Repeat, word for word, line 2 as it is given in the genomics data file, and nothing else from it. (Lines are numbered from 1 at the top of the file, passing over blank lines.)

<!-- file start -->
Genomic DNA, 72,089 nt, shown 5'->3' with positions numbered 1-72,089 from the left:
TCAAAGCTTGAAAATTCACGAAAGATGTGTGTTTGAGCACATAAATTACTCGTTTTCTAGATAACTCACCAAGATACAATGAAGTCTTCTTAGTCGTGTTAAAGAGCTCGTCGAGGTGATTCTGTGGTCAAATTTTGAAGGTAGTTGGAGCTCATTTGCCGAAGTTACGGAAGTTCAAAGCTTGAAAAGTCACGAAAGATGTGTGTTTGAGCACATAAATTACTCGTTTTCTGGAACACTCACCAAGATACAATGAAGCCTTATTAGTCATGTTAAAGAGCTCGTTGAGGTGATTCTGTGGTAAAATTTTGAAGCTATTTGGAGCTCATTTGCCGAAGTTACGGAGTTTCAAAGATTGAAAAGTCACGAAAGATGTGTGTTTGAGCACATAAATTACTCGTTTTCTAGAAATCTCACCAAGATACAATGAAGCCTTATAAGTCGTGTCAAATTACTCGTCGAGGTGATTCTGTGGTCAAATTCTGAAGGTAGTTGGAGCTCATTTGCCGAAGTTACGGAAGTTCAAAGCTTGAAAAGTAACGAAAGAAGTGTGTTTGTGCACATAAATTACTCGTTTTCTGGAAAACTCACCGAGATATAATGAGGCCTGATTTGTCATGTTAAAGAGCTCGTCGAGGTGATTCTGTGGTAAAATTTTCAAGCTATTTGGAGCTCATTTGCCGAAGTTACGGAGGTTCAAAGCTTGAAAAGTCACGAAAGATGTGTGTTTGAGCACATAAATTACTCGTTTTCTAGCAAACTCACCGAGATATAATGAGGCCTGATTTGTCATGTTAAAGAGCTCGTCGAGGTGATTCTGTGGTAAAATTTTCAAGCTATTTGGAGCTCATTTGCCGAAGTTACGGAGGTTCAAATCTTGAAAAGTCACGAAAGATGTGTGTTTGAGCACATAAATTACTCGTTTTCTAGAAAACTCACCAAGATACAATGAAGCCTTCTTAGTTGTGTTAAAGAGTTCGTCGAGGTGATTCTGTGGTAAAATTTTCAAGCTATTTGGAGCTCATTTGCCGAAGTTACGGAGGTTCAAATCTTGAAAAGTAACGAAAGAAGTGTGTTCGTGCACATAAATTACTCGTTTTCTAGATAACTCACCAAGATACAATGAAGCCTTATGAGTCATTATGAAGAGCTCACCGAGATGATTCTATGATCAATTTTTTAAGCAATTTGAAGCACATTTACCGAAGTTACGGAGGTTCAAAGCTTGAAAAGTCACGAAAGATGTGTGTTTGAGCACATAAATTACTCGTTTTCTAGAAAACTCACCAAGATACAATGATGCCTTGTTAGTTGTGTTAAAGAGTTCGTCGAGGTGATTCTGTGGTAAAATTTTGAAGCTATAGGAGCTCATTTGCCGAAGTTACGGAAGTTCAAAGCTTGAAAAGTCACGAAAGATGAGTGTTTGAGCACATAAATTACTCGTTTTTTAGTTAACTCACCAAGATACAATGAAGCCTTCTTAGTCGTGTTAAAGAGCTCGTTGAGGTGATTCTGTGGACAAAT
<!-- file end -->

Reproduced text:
TCAAAGCTTGAAAATTCACGAAAGATGTGTGTTTGAGCACATAAATTACTCGTTTTCTAGATAACTCACCAAGATACAATGAAGTCTTCTTAGTCGTGTTAAAGAGCTCGTCGAGGTGATTCTGTGGTCAAATTTTGAAGGTAGTTGGAGCTCATTTGCCGAAGTTACGGAAGTTCAAAGCTTGAAAAGTCACGAAAGATGTGTGTTTGAGCACATAAATTACTCGTTTTCTGGAACACTCACCAAGATACAATGAAGCCTTATTAGTCATGTTAAAGAGCTCGTTGAGGTGATTCTGTGGTAAAATTTTGAAGCTATTTGGAGCTCATTTGCCGAAGTTACGGAGTTTCAAAGATTGAAAAGTCACGAAAGATGTGTGTTTGAGCACATAAATTACTCGTTTTCTAGAAATCTCACCAAGATACAATGAAGCCTTATAAGTCGTGTCAAATTACTCGTCGAGGTGATTCTGTGGTCAAATTCTGAAGGTAGTTGGAGCTCATTTGCCGAAGTTACGGAAGTTCAAAGCTTGAAAAGTAACGAAAGAAGTGTGTTTGTGCACATAAATTACTCGTTTTCTGGAAAACTCACCGAGATATAATGAGGCCTGATTTGTCATGTTAAAGAGCTCGTCGAGGTGATTCTGTGGTAAAATTTTCAAGCTATTTGGAGCTCATTTGCCGAAGTTACGGAGGTTCAAAGCTTGAAAAGTCACGAAAGATGTGTGTTTGAGCACATAAATTACTCGTTTTCTAGCAAACTCACCGAGATATAATGAGGCCTGATTTGTCATGTTAAAGAGCTCGTCGAGGTGATTCTGTGGTAAAATTTTCAAGCTATTTGGAGCTCATTTGCCGAAGTTACGGAGGTTCAAATCTTGAAAAGTCACGAAAGATGTGTGTTTGAGCACATAAATTACTCGTTTTCTAGAAAACTCACCAAGATACAATGAAGCCTTCTTAGTTGTGTTAAAGAGTTCGTCGAGGTGATTCTGTGGTAAAATTTTCAAGCTATTTGGAGCTCATTTGCCGAAGTTACGGAGGTTCAAATCTTGAAAAGTAACGAAAGAAGTGTGTTCGTGCACATAAATTACTCGTTTTCTAGATAACTCACCAAGATACAATGAAGCCTTATGAGTCATTATGAAGAGCTCACCGAGATGATTCTATGATCAATTTTTTAAGCAATTTGAAGCACATTTACCGAAGTTACGGAGGTTCAAAGCTTGAAAAGTCACGAAAGATGTGTGTTTGAGCACATAAATTACTCGTTTTCTAGAAAACTCACCAAGATACAATGATGCCTTGTTAGTTGTGTTAAAGAGTTCGTCGAGGTGATTCTGTGGTAAAATTTTGAAGCTATAGGAGCTCATTTGCCGAAGTTACGGAAGTTCAAAGCTTGAAAAGTCACGAAAGATGAGTGTTTGAGCACATAAATTACTCGTTTTTTAGTTAACTCACCAAGATACAATGAAGCCTTCTTAGTCGTGTTAAAGAGCTCGTTGAGGTGATTCTGTGGACAAAT